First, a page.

EarthSpark’s Haiti Microgrid “Fared Comparatively Well” in Hurricane Matthew

Published: Oct. 19, 2016

By Elisa Wood for Microgrid Knowledge

View EarthSpark’s photo log of the Hurricane Matthew toll in Les Anglais.

Read EarthSpark’s blog for additional updates.

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EarthSpark Team Seeks Help Restoring Haiti Microgrid

Map: Hurricane Matthew's Impact on Haiti

Hurricane Matthew's Impact on Haiti. Source: USAID

A team from EarthSpark, a non-profit that has developed a microgrid in Haiti, was caught in the hard-hit area of Les Anglais where Hurricane Matthew made landfall earlier this month.

The team is safe, and they are now repairing the Les Anglais microgrid which they said fared comparatively well during the storm. Most buildings in the area were destroyed or severely damaged when the Category 4 hurricane made landfall.

The microgrid’s generation system is still largely intact and only 25 percent of the solar panels were lost, according to a blog posted on EarthSpark’s site.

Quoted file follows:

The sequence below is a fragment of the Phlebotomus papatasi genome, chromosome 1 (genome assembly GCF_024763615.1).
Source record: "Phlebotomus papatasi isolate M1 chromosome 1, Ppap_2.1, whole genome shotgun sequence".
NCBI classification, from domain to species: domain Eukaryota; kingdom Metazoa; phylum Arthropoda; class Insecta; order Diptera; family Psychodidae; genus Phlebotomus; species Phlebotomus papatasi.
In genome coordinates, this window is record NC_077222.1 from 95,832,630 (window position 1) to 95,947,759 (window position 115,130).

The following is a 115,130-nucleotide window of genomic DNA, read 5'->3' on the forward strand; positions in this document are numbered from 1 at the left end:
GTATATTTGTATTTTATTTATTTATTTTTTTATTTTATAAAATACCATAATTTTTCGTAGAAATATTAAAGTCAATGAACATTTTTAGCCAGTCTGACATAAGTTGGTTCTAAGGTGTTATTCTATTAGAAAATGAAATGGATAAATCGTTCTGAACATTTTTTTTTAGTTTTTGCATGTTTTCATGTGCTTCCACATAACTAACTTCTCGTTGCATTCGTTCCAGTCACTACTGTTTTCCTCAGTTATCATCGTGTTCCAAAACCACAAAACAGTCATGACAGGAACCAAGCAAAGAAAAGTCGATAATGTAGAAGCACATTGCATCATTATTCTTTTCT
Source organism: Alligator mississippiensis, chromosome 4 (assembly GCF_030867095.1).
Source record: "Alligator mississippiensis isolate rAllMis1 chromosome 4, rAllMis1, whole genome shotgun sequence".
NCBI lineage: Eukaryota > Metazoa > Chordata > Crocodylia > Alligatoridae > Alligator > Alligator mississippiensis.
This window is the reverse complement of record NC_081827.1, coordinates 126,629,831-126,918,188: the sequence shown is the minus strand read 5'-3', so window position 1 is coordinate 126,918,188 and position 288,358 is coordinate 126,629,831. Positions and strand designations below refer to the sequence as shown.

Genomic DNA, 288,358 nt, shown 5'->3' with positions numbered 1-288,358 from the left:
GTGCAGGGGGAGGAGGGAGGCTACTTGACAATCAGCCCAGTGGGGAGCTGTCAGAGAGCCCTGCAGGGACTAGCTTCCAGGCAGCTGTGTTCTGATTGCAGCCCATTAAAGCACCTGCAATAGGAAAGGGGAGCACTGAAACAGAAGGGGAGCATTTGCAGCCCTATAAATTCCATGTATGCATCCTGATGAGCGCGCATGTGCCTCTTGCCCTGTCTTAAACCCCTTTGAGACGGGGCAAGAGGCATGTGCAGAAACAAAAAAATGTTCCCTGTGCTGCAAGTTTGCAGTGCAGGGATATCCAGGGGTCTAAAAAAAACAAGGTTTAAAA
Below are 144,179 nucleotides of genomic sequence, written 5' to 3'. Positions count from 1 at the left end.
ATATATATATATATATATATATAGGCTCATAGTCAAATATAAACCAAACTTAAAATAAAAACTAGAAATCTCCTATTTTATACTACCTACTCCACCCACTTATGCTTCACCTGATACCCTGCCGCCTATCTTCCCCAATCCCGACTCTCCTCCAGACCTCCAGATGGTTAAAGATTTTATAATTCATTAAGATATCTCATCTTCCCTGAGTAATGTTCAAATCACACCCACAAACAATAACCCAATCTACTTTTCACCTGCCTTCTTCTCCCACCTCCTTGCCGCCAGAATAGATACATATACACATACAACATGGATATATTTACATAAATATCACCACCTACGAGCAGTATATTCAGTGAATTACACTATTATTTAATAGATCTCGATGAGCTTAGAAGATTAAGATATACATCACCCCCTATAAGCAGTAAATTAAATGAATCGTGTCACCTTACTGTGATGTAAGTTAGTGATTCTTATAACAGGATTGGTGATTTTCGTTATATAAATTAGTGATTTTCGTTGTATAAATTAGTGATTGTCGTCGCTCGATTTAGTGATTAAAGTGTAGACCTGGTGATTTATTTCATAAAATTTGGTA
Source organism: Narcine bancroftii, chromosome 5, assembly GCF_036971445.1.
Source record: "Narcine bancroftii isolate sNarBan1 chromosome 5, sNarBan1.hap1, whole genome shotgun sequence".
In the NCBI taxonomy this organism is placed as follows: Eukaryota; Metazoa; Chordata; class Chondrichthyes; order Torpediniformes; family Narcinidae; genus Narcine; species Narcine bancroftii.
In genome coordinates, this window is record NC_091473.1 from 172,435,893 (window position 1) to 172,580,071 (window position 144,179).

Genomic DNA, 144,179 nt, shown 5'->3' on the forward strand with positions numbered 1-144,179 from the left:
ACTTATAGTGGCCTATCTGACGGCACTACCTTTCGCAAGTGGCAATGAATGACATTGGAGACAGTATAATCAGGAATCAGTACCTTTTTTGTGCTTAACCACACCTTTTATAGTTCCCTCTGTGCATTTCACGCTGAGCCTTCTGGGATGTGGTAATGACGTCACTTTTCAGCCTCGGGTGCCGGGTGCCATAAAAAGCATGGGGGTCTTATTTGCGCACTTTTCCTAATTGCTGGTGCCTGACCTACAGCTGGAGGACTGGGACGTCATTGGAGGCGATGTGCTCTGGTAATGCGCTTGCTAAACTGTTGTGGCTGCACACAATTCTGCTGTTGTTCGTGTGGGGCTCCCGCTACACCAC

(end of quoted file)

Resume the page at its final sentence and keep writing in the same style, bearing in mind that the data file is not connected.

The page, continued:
EarthSpark is restoring the microgrid and working on the distribution system. Spring Power & Gas, an energy retailer providing electricity and gas supply services to Maryland and New Jersey, and others are donating to the cause.

“The recent events of Hurricane Matthew are a tragedy and Spring Power & Gas encourages people to come together to help Haiti, and organizations like EarthSpark that are working hard to provide relief, aid, and long-term solutions to the thousands affected by this devastating event,” said Richard Booth, president of retail operations, Spring Power and Gas.

EarthSpark has been working since 2009 to eradicate energy poverty in Haiti. The organization developed the Les Anglais microgrid in 2012, bringing electricity to the town for the first time. The team expanded the project to 430 connections in 2015, so that it could directly serve 2,000 people with 24-hour electricity mostly from solar and battery storage.

Donations to EarthSpark can be made here.

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Oct. 2, 2017

Microgrids, like the one built by EarthSpark in Haiti, are more storm-resilient; they don't transmit power long distances over storm-vulnerable wire. Rebuilding in Puerto Rico offers a chance build a grid that's less centralized, decreasing the chance for widespread, long-term outages after a storm.